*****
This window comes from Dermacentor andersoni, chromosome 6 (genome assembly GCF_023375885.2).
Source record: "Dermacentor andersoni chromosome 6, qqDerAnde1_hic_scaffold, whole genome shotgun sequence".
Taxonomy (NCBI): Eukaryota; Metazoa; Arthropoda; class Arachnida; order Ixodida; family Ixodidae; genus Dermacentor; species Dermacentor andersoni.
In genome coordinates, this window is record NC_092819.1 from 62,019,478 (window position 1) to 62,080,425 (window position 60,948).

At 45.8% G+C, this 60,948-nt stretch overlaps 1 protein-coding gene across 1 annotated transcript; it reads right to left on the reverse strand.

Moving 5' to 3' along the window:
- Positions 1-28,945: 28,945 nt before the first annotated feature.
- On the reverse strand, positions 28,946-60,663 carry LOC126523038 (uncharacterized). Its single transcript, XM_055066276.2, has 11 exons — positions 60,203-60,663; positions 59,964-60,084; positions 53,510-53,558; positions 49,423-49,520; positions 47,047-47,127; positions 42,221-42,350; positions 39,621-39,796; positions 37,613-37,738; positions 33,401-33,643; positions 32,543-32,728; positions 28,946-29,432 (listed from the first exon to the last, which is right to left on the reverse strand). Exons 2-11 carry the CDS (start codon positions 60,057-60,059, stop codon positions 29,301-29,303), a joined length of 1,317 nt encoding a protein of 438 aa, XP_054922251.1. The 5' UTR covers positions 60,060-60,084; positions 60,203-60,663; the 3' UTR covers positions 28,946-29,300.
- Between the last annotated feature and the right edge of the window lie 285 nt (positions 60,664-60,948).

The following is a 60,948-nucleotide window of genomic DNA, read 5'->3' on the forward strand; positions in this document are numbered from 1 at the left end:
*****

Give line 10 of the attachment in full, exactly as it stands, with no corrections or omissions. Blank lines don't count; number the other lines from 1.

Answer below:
The following is a 60,948-nucleotide window of genomic DNA, read 5'->3' on the forward strand; positions in this document are numbered from 1 at the left end: